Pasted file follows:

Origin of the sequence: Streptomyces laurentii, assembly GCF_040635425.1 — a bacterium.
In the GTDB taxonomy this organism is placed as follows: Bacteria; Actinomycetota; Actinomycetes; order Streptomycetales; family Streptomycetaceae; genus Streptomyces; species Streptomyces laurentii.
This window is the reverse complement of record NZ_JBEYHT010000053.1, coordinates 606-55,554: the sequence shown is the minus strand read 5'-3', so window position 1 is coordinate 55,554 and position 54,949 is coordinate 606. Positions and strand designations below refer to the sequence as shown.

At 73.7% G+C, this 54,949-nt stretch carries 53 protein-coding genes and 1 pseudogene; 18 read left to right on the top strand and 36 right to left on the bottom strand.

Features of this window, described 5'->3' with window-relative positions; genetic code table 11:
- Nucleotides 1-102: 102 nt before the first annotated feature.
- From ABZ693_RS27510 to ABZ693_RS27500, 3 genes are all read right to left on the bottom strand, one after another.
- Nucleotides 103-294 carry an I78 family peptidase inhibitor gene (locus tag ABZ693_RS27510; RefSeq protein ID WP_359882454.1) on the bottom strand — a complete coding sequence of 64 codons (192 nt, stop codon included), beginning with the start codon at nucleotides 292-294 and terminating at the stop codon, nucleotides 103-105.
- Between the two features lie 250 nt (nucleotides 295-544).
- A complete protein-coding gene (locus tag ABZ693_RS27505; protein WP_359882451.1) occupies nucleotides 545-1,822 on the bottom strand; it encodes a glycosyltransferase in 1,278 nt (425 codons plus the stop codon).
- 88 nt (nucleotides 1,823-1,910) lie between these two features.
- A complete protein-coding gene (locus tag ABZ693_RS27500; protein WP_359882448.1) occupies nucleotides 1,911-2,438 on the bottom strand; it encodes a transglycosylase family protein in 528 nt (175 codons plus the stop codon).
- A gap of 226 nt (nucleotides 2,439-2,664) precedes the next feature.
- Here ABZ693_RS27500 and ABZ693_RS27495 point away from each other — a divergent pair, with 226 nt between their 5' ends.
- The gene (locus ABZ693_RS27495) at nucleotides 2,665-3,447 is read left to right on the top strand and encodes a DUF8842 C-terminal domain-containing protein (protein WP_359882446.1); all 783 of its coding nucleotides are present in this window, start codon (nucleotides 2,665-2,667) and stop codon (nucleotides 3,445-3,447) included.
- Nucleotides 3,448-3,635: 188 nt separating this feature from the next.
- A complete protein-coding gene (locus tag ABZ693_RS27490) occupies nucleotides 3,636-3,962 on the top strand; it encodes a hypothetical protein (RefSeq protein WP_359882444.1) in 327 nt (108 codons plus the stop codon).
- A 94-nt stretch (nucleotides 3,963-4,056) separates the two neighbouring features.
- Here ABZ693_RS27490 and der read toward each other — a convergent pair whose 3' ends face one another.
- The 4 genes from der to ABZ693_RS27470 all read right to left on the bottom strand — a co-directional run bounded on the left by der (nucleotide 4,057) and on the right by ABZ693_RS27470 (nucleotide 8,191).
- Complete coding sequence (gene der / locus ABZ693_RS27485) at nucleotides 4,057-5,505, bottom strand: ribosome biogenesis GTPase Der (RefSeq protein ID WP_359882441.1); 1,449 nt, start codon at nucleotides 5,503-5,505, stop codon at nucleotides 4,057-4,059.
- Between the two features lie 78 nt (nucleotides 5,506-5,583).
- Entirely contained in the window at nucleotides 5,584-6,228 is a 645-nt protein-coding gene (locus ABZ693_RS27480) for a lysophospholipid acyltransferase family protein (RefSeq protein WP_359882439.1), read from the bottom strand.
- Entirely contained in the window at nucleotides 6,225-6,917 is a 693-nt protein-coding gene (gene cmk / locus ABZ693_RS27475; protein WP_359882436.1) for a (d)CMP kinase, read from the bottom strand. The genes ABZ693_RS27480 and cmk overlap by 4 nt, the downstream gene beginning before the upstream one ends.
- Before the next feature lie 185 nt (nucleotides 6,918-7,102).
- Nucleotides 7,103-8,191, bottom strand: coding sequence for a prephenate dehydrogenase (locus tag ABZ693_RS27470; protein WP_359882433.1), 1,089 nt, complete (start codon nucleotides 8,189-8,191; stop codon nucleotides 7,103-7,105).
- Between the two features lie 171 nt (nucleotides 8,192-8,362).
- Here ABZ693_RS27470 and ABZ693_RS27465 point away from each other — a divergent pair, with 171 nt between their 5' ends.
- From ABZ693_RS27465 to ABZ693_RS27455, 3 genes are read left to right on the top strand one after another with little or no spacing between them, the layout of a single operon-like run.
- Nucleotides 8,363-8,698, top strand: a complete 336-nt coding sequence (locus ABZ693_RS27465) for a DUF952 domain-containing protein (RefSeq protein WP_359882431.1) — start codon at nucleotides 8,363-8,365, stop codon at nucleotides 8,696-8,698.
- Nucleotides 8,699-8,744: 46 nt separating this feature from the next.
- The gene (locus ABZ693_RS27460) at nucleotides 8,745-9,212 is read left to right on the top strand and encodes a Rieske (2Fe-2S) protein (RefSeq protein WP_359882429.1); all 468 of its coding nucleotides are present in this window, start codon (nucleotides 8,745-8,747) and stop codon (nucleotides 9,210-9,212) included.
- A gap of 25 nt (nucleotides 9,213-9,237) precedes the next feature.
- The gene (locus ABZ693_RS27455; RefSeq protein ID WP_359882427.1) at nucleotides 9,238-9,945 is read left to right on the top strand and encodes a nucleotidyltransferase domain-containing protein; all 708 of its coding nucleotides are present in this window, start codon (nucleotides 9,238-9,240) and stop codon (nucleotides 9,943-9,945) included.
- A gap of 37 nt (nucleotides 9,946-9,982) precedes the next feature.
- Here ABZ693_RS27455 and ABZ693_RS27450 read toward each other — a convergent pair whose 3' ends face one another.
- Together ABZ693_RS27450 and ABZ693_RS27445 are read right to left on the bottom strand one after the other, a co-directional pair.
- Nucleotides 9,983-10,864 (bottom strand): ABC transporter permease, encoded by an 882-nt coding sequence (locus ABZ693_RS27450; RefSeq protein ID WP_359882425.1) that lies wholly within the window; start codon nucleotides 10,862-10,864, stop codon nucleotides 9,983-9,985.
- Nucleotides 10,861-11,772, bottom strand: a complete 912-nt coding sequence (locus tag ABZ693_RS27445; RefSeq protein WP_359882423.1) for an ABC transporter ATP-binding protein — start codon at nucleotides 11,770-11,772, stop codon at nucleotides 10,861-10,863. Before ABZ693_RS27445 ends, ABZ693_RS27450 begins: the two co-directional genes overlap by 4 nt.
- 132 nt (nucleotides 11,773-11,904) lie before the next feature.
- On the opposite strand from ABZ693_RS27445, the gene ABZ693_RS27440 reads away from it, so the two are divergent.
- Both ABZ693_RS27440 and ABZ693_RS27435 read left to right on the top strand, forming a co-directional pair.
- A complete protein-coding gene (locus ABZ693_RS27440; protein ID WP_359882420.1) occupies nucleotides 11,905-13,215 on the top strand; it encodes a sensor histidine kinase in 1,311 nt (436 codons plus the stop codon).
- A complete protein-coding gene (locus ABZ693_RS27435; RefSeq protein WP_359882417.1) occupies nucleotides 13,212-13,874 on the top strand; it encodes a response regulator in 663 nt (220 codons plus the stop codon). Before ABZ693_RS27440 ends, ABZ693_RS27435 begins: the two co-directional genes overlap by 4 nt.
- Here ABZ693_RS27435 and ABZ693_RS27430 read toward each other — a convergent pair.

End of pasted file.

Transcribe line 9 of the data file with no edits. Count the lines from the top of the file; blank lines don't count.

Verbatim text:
- Between the two features lie 250 nt (nucleotides 295-544).